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Issue 658 - "Overcoaching" (Bill Belichick and John Wooden)

Woodens Wisdom
Wooden's Wisdom - Volume 13 Issue 658
Craig Impelman Speaking |  Championship Coaches |  Champion's Leadership Library Login


Coach Wooden’s textbook, Practical Modern Basketball, is 452 pages long, yet on the topic of important coaching methods, Coach says: Don't give them too much, but teach well.
To combine the KISS principle (keep it simple, stupid) and achieve the proper execution of many minor details the teacher must select, from their extensive knowledge, the most important items to teach each group of students and within those selected topics, teach the details.
Coach Wooden's comments on over coaching gives some important insight as to how he did this:
Over coaching can be more harmful than under coaching. I think the tendency is for inexperienced coaches to give too much. The younger coach sometimes tries to impress his youngsters with how much he knows. If you over coach you don't do many things well."
Pro Football’s greatest and perhaps most knowledgeable coach, Bill Belichick, put it this way:
"We try to tell the players exactly what we want them to do. Not 800 things to remember. But these are four things you need to do—'this is how we're going to approach this mini-camp; this is how we're going to approach today's practice. When you call the team up at the end of the day or at night, you can say 'here are the four things we talked about in the morning and let's grade that. Let's see where we are today.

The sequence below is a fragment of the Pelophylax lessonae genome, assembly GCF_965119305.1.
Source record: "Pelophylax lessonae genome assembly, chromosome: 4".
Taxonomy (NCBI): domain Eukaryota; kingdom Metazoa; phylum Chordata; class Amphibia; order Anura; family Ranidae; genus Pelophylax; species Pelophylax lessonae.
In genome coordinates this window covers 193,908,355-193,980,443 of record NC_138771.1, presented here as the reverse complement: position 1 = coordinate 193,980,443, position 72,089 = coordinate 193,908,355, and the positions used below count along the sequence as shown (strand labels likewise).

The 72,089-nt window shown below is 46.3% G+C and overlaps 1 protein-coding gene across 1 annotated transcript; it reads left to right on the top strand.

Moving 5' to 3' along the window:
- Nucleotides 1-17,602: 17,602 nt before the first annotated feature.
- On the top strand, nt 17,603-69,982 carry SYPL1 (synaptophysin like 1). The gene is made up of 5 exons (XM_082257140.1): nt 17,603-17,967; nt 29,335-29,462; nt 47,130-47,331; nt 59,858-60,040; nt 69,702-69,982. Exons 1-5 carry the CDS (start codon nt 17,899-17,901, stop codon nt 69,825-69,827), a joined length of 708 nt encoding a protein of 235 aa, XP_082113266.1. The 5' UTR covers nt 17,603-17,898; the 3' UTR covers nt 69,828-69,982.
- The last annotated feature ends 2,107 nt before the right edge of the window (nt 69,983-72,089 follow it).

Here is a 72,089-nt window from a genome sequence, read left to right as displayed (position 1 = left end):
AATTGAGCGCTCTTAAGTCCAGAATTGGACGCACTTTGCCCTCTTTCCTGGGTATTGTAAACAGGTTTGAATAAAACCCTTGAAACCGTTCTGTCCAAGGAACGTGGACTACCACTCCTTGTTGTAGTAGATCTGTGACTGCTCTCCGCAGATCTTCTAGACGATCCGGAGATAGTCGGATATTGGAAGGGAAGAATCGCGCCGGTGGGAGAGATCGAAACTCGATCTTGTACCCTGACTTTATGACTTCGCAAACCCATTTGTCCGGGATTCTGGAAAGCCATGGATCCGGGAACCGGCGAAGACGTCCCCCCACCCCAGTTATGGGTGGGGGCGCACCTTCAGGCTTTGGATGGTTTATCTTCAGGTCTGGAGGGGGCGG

That's also for when we go to a game-plan situation as well. So, whoever our next opponent is, the first thing I'll do when I bring the team in is tell them 'Look, these are the four things we have to do to win this game."
When you give people too much information you may confuse them and hurt their ability to execute properly. As John Wooden said: “If you have to think about it, it’s too late."
Are you over coaching?

Yours in Coaching,
Craig Impelman




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Application Exercise



At Dawn

They come to my room at the break of the day,
With their faces all smiles and their minds full of play;
They come on their tip-toes and silently creep
To the edge of the bed where I'm lying asleep,
And then at a signal, on which they agree,
With a shout of delight they jump right onto me.

They lift up my eyelids and tickle my nose,
And scratch at my cheeks with their little pink toes;
And sometimes to give them a laugh and a scare
I snap and I growl like a cinnamon bear;
Then over I roll, and with three kids astride
I gallop away on their feather-bed ride.

I've thought it all over. Man's biggest mistake
Is in wanting to sleep when his babes are awake;
When they come to his room for that first bit of fun
He should make up his mind that his sleeping is done;
He should share in the laughter they bring to his side
And start off the day with that feather-bed ride.

Oh they're fun at their breakfast and fun at their lunch;
Any hour of the day they're a glorious bunch!
When they're togged up for Sundays they're certainly fine,
And I'm glad in my heart I can call them all mine,
But I think that the time that I like them the best
Is that hour in the morning before they are dressed.

Edgar Albert Guest (1881-1959)






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